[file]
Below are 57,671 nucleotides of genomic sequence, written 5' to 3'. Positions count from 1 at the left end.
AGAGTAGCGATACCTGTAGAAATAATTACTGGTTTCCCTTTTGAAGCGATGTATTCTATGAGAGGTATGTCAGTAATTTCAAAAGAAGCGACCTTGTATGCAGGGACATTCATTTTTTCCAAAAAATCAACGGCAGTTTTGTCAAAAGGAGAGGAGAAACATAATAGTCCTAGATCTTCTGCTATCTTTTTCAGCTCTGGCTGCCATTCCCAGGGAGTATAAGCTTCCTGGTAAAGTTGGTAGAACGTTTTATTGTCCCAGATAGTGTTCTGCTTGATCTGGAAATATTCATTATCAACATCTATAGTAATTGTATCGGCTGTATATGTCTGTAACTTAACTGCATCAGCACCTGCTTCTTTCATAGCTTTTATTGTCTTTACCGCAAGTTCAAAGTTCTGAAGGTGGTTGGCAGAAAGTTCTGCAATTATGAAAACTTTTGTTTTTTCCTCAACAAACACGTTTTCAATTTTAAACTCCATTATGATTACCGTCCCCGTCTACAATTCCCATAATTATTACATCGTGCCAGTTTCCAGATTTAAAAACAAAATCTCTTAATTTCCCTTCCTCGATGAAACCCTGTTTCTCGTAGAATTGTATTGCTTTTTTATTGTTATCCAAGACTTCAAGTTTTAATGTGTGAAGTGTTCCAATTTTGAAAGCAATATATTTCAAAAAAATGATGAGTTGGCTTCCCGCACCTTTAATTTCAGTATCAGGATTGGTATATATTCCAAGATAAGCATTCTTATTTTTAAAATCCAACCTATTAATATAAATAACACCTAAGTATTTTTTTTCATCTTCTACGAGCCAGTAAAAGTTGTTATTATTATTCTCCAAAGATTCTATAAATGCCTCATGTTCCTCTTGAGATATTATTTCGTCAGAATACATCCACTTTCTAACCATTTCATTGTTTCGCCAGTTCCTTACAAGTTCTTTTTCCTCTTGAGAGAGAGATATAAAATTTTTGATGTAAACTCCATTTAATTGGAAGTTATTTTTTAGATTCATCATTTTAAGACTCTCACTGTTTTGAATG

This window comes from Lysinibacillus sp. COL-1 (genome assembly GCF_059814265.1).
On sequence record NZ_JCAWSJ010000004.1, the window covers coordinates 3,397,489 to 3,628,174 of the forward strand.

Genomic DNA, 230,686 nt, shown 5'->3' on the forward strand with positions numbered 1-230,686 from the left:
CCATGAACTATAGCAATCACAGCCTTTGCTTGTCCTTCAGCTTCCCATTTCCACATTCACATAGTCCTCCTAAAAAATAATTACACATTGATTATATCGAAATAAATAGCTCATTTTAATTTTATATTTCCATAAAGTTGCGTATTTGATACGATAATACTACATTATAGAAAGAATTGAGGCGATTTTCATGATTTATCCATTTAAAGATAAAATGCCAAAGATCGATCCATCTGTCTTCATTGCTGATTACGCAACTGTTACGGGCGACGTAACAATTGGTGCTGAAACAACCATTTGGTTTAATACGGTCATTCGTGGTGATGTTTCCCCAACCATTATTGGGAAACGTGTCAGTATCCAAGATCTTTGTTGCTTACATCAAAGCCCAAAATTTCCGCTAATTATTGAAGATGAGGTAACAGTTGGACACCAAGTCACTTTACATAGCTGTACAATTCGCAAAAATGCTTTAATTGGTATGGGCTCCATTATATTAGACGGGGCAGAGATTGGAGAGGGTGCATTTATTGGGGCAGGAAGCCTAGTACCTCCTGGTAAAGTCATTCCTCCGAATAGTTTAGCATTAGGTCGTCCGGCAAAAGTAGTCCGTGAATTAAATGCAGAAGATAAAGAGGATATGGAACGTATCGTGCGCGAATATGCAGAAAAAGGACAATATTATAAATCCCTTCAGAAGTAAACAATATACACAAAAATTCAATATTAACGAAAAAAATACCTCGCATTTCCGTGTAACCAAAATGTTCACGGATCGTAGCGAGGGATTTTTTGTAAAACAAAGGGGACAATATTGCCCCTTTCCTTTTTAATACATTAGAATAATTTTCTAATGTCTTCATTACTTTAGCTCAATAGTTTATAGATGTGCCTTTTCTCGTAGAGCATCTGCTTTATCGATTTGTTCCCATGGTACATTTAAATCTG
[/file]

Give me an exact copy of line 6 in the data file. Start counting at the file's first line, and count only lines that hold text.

CCATGAACTATAGCAATCACAGCCTTTGCTTGTCCTTCAGCTTCCCATTTCCACATTCACATAGTCCTCCTAAAAAATAATTACACATTGATTATATCGAAATAAATAGCTCATTTTAATTTTATATTTCCATAAAGTTGCGTATTTGATACGATAATACTACATTATAGAAAGAATTGAGGCGATTTTCATGATTTATCCATTTAAAGATAAAATGCCAAAGATCGATCCATCTGTCTTCATTGCTGATTACGCAACTGTTACGGGCGACGTAACAATTGGTGCTGAAACAACCATTTGGTTTAATACGGTCATTCGTGGTGATGTTTCCCCAACCATTATTGGGAAACGTGTCAGTATCCAAGATCTTTGTTGCTTACATCAAAGCCCAAAATTTCCGCTAATTATTGAAGATGAGGTAACAGTTGGACACCAAGTCACTTTACATAGCTGTACAATTCGCAAAAATGCTTTAATTGGTATGGGCTCCATTATATTAGACGGGGCAGAGATTGGAGAGGGTGCATTTATTGGGGCAGGAAGCCTAGTACCTCCTGGTAAAGTCATTCCTCCGAATAGTTTAGCATTAGGTCGTCCGGCAAAAGTAGTCCGTGAATTAAATGCAGAAGATAAAGAGGATATGGAACGTATCGTGCGCGAATATGCAGAAAAAGGACAATATTATAAATCCCTTCAGAAGTAAACAATATACACAAAAATTCAATATTAACGAAAAAAATACCTCGCATTTCCGTGTAACCAAAATGTTCACGGATCGTAGCGAGGGATTTTTTGTAAAACAAAGGGGACAATATTGCCCCTTTCCTTTTTAATACATTAGAATAATTTTCTAATGTCTTCATTACTTTAGCTCAATAGTTTATAGATGTGCCTTTTCTCGTAGAGCATCTGCTTTATCGATTTGTTCCCATGGTACATTTAAATCTG